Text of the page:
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A paper I authored with colleagues from the Canadian and Honduran Red Cross has recently been published in the Pan American Journal of Public Health.

The paper reports on an adequacy evaluation carried out on a Red Cross maternal health project in northern Honduras. A key result is that institutional births increased from 44 to 63% and this would drive a reduction in maternal mortality. One of the ways in which the project planned to improve birth outcomes was by engaging men in their wives’ health and pregnancy. However due to various project circumstances, the “engaging men” activities were not widely implemented and the level of engagement of men (as measured by the project) actually decreased. However, contrary to our expectations, this didn’t seem to matter, as institutional birth rates increased – and they increased the most in women with the least engaged husbands!

We concluded “Rather than the father’s involvement being key, changes in the mothers may have led to increased institutional births. The project may have empowered women through early identification of pregnancy and stronger social connections encouraged by home visits and pregnancy clubs. This would have enabled even the women with unsupportive fathers to make healthier choices and achieve higher rates of institutional births.

An alternative explanation could be that the true relationships were masked by how we measured father’s engagement. We used three questions: Did the father accompany the mother to prenatal checkups, was the father interested (as reported by the mother) in what happened at the checkups, and did the father accompany the mother to the birth. One point was scored for each “yes”, and the total points placed them into Highest (3 points), Moderate (2 points), or Lowest (0 or 1 points) groups. (Single moms grouped separately). These were the data that we had to work with, but do they really capture men’s involvement (or the more nebulous but more important “engagement”). A highly engaged man may do many things not reflected in the three questions (do the housework and let his wife rest, care for other children, or even work longer hours to earn more to provide more for the growing family and thus be unavailable to accompany his wife to checkups). We think that it is likely that a man who scores 3 points will also be engaged in other ways (so there will be few false positives), although a man who scores 0 or 1 points may well be engaged in ways not captured in those questions (there may be many false negatives. Perhaps more work is needed to develop a valid, globally applicable scale of men’s engagement. Something analogous to the “Women's Empowerment in Agriculture Index” would be useful.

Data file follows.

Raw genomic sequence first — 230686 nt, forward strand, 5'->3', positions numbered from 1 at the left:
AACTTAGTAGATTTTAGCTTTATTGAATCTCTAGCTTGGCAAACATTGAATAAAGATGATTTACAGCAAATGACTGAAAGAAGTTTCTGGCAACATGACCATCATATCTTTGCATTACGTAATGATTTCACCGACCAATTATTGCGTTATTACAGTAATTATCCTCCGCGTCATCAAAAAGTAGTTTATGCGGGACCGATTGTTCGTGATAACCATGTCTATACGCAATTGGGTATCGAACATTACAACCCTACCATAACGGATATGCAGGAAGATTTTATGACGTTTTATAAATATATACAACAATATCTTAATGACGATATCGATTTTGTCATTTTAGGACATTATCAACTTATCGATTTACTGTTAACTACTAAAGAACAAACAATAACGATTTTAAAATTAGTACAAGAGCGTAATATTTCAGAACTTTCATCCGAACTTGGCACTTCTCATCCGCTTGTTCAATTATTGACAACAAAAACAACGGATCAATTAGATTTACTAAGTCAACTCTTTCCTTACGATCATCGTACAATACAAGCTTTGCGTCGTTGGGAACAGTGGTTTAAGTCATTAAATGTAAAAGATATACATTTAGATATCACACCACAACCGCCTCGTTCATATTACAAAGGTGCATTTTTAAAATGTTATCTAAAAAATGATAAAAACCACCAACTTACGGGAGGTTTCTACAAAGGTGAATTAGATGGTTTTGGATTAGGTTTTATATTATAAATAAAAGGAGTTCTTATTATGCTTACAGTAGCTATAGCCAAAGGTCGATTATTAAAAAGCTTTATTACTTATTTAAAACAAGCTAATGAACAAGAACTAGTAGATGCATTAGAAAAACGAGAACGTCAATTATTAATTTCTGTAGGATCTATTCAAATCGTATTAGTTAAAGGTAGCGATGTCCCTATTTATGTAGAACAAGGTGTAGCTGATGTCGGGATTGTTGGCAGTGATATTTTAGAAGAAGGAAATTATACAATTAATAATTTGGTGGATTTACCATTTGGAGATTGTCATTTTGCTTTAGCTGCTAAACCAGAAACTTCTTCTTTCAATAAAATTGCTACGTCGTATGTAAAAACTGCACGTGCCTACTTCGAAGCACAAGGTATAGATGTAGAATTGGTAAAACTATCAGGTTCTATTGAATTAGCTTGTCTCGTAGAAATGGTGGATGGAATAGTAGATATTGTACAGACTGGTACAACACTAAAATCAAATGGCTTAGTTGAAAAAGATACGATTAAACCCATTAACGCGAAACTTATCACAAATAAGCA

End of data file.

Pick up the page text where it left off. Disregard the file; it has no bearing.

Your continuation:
As a footnote, this is the second paper I have published recently in this journal. While it isn’t the highest impact journal out there (eg H-Index of 38 versus, say, The Lancet, at 514) it has four very important things going for it. It is read by Spanish-speaking public health practitioners in the Americas, so it is reaching the right people. It is Open Access (meaning anybody can read any article without paying for it) and free to publish in (most Open Access journals charge the authors hundreds or thousands of dollars). And finally it allows colour graphics. I will continue to publish here. Although I just noticed now that the green line in Figure 2 was cut off. Its start should have extended to be directly above the word “Baseline”. Something to watch for next time.